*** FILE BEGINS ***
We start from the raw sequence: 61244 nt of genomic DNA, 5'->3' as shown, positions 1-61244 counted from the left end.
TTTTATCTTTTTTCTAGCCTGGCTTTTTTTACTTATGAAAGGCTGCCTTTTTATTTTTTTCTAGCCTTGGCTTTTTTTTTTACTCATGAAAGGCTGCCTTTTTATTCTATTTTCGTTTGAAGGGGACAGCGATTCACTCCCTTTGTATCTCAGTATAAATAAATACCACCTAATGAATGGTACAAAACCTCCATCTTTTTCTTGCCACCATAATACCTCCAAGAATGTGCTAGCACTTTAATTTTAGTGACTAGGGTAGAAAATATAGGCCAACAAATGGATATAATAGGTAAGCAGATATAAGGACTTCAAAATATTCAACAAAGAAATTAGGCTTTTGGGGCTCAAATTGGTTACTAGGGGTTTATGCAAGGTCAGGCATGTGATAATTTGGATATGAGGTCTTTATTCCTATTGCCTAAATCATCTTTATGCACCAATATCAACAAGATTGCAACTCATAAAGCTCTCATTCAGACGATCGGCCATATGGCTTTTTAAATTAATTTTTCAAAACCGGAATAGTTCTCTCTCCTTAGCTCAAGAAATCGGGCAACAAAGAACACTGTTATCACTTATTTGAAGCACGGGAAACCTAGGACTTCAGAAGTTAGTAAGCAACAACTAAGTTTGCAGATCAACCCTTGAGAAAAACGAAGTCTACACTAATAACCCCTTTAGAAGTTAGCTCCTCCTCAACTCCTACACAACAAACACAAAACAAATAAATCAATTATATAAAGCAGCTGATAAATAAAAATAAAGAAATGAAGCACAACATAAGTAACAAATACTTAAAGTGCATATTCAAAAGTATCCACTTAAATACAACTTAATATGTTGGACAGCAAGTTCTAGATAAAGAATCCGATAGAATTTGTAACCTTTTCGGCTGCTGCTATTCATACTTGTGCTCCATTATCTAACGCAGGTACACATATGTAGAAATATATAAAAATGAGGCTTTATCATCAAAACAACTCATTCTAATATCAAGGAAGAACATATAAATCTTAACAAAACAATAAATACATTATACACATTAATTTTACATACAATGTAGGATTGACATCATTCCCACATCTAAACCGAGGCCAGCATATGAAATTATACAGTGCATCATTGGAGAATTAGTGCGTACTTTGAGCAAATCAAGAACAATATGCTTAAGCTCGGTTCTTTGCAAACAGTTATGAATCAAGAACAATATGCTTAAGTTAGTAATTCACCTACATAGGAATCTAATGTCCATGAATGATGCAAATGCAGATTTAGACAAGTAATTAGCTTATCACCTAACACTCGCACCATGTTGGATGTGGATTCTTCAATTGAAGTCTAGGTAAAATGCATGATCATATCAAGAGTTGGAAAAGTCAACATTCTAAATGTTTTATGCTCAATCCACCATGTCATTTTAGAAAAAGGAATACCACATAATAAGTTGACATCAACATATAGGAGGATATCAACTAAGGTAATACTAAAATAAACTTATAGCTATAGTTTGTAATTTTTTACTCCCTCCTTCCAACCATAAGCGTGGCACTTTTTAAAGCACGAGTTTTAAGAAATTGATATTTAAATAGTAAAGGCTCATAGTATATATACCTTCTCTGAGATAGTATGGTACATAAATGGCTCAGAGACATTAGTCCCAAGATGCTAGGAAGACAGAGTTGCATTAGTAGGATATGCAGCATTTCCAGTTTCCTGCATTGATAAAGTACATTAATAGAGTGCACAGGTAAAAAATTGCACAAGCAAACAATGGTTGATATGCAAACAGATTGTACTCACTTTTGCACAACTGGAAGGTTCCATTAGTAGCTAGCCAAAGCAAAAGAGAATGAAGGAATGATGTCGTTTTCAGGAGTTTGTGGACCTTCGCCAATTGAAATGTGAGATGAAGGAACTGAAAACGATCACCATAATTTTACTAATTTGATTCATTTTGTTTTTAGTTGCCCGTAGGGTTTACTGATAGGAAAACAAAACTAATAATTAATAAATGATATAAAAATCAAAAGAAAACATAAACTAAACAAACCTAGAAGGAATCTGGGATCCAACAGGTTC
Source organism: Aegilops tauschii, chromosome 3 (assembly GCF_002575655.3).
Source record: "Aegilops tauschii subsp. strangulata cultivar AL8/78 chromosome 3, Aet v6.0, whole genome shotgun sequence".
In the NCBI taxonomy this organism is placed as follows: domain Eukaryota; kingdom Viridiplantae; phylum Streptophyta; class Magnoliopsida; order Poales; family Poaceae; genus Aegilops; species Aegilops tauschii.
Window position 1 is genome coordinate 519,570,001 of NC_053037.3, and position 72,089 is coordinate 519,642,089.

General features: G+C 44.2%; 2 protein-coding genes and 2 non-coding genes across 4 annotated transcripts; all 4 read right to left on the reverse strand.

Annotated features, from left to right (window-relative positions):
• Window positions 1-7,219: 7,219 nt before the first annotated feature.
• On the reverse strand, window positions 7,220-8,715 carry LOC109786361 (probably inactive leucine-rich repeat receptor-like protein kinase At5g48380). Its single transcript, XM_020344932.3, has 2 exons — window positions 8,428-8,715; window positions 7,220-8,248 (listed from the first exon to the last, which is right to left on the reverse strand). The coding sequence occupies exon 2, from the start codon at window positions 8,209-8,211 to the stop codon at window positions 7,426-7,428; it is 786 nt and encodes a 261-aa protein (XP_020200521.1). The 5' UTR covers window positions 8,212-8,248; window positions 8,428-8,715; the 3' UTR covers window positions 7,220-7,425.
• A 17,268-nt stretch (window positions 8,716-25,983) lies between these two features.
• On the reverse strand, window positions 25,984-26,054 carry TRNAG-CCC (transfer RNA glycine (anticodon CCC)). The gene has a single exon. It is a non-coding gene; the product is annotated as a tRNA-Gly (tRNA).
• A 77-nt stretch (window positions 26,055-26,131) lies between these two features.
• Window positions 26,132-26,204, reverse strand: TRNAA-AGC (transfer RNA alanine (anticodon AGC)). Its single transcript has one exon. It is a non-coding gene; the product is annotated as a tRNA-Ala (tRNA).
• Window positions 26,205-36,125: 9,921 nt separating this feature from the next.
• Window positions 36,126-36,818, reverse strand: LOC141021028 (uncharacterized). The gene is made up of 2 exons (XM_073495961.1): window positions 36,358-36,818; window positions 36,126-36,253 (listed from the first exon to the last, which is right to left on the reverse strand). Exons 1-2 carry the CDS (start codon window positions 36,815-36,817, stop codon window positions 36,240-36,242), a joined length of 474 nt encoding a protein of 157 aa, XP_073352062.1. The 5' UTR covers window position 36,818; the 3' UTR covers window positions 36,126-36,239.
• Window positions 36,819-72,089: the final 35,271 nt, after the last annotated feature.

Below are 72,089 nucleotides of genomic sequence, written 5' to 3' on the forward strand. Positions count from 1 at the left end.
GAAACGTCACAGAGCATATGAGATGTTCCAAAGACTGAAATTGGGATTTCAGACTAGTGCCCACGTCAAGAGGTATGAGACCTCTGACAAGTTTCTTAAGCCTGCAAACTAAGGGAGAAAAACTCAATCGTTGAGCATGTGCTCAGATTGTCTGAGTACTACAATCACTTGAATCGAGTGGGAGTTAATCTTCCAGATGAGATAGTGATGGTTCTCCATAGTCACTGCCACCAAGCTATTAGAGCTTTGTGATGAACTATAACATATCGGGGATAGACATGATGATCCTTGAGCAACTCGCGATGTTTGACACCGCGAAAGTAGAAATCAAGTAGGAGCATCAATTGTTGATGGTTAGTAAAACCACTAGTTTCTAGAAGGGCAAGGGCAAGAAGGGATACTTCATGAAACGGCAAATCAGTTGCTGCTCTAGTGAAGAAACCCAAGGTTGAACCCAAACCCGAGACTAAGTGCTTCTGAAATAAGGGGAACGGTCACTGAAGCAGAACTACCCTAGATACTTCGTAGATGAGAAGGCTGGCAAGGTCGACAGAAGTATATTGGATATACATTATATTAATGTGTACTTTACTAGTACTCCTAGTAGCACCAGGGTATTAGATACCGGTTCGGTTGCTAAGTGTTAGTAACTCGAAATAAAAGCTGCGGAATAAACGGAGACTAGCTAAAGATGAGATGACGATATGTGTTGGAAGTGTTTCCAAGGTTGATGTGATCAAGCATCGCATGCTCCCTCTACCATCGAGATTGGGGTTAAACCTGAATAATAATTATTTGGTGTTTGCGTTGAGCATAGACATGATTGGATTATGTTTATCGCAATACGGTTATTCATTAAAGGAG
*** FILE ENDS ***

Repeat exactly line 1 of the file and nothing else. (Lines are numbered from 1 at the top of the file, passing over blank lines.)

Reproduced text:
We start from the raw sequence: 61244 nt of genomic DNA, 5'->3' as shown, positions 1-61244 counted from the left end.